Jaylen Brown likens intensity in Celtics overtime win over Warriors to a playoff game

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Jaylen Brown likened the intensity in the Boston Celtics' workmanlike overtime 121-118 victory over the Golden State Warriors to a playoff game.

The Warriors had not returned to TD Garden since winning Game 6 of last season's NBA Finals to secure the championship.

Much like in that series, the Celtics were littered with turnovers (17 in total resulted in 24 points for the visitors) and struggled to fire on all cylinders offensively.

This time, though, Boston found a way to win. Trailing by 11 points in the second half, the Celtics fought back and Brown tied the game via a three-pointer with 18 seconds remaining and then, having gained an eight-point advantage, held on after a sloppy ending to overtime.

"That felt like a playoff game," Brown said.

"Their intensity, their force where they came, that's a game I'm sure they wanted to win. We were down, what, five to seven [points] in the fourth quarter, four, five minutes left.

"To be able to have poise to battle back, that shows a lot of growth. We're taking steps in the right direction."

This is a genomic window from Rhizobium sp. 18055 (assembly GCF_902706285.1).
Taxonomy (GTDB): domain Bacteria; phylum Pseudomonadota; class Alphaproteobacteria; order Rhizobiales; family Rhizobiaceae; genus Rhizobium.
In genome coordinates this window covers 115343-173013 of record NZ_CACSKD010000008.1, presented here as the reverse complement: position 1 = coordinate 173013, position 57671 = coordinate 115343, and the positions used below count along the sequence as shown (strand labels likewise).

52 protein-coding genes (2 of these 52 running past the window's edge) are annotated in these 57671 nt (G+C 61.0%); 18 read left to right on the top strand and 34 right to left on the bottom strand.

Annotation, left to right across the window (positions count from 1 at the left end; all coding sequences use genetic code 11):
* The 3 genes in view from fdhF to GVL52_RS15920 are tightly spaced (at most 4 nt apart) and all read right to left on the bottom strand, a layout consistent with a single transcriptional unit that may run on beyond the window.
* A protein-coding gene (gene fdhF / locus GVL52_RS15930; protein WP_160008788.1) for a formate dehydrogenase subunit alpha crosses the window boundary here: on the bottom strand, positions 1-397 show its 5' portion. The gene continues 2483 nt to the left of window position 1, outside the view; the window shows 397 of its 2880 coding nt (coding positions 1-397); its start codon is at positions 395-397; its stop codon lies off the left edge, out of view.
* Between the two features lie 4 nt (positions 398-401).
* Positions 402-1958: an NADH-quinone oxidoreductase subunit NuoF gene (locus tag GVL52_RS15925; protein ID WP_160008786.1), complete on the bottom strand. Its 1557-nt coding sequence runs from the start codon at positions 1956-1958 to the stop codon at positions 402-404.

Jayson Tatum had a career-high 19 rebounds to go with 34 points and six assists but was also guilty of a couple of poor turnovers.

He too, though, felt the Celtics showed the sort of requisite desire to win when the team is not particularly playing their best basketball.

"You're going to need games like this," Tatum said.

"There's going to be a handful of playoff games where you don't necessarily shoot the ball well, maybe even on the road – under 40 per cent, 73 per cent from the free-throw line, 17 turnovers – and still find a way to win.

"I think that just shows the depth of our team, that on a below-average night for us, we can still find a way to win. That's all that matters at the end of the night. Did you win or did you lose?"

Interim Celtics coach Joe Mazzulla felt the nature of the victory showed how the team have grown since losing the Finals.

"For us, we've talked about poise and physicality," he said.

"Everybody asks, what did we learn [from losing in the Finals]? What have we learned? And I think what we've learned is it takes a mindset in order to be successful. And it takes a mindset to be a really, really good team in the NBA. And you can't be inconsistent with that.

"I think even though you play really, really well and we win, we're still going to have some of those moments. Yeah, we had some turnovers, we had some kind of plays where it's just kind of like, 'That shouldn't happen'. But that's going to happen.

"It's about just the habits that we're growing as far as our mindset, our poise, our physicality, our ability to execute, our ability to handle the chaos of an NBA game."

The Celtics sit top of the Eastern Conference with a league-best 34-12 record, while the Warriors are ninth and 22-23 in the West.